Saving political face : the structures of power in Hans von Aachen’s Allegories on the long Turkish war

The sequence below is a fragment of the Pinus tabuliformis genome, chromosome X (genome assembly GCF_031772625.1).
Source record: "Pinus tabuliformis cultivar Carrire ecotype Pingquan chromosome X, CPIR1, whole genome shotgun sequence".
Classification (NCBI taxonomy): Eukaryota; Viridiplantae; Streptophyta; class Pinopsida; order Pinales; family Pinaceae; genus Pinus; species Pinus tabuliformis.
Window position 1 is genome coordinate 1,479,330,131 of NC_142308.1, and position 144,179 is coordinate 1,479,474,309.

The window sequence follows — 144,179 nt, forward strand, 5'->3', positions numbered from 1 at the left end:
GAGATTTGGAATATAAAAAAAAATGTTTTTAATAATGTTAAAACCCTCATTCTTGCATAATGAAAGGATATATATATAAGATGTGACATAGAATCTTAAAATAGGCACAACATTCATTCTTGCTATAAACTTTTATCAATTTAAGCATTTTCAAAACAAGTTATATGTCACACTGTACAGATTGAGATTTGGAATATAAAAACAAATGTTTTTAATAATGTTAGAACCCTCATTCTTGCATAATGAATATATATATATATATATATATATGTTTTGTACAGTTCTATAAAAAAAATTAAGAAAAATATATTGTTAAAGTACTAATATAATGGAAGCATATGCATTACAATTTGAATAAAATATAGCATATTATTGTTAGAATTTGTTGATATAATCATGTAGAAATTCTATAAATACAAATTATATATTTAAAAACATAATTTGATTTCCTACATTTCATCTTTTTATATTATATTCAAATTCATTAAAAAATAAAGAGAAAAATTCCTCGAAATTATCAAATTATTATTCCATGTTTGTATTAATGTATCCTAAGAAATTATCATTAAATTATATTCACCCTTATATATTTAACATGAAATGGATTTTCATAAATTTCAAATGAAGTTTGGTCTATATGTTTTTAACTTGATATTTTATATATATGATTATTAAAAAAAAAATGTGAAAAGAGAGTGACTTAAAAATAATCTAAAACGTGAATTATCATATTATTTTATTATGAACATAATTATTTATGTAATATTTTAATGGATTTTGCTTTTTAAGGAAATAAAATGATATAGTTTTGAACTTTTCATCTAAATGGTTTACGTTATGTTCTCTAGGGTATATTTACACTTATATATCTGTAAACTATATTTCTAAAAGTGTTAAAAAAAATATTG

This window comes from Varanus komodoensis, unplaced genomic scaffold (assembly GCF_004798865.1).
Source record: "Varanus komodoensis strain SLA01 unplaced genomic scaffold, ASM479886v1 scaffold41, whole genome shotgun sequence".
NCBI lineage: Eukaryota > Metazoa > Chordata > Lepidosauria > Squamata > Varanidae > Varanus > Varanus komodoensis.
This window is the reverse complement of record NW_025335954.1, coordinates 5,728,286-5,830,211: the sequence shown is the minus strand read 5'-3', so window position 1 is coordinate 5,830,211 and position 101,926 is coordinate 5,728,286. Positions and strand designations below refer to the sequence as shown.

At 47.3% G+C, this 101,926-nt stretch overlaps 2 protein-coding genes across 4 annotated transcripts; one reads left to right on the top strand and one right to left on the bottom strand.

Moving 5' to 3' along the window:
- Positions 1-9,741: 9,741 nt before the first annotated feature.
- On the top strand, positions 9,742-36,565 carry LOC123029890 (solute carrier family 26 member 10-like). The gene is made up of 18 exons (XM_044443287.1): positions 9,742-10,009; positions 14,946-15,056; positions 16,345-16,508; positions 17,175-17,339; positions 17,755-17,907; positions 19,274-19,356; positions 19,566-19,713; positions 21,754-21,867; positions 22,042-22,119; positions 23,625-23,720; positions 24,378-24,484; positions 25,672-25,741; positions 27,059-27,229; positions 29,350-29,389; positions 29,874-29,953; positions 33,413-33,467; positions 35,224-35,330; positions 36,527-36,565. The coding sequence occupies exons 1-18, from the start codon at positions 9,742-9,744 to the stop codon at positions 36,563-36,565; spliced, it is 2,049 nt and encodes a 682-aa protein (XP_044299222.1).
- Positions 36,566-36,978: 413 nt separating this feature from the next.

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Hans von Aachen, court artist to the Habsburg Holy Roman Emperor Rudolf II in Prague, created a series of small painting called the Allegories on the Long Turkish War. Von Aachen made the Allegories between 1604 and 1606 and Rudolf II kept them bound in a red book in his Kunstkammer. This series selects events and battles from the Long War against the Ottoman Empire, 1593-1606, to create a flattering propagandistic image of the emperor in order to strengthen his support. Rudolf’s brother, Archduke Matthias of Austria, began plotting against the emperor beginning in 1600. By 1606 he was actively usurping Rudolf’s political power. I examine von Aachen’s visual description of imperial power, the alternate history the Allegories present, and the ways they engage with Neo-Platonic theories to convey validity to viewers. In my thesis, I outline the events of the Long War in order to compare them to von Aachen’s portrayals and to understand how he restructures chronological history to convey his message about Rudolf’s rulership. I briefly analyze each painting but I focus primarily on the eighth scene, the Conquest of Székesfehérvár. Sultan Mehmed III sits opposite Rudolf II in dignified defeat in this painting. I investigate the visual treatment of the sultan through the historical interactions between the Ottoman and Holy Roman Empires and propose the political function served by depicting him as a noble enemy. I finally discuss the way von Aachen uses symbols and allegory to convey a potent message and convince the viewer of its validity. Ultimately, these works should be seen as political propaganda used to combat Rudolf’s brother Archduke Matthias’ political takeover and not as Rudolf’s fantastical escapism from his losing battle against his brother.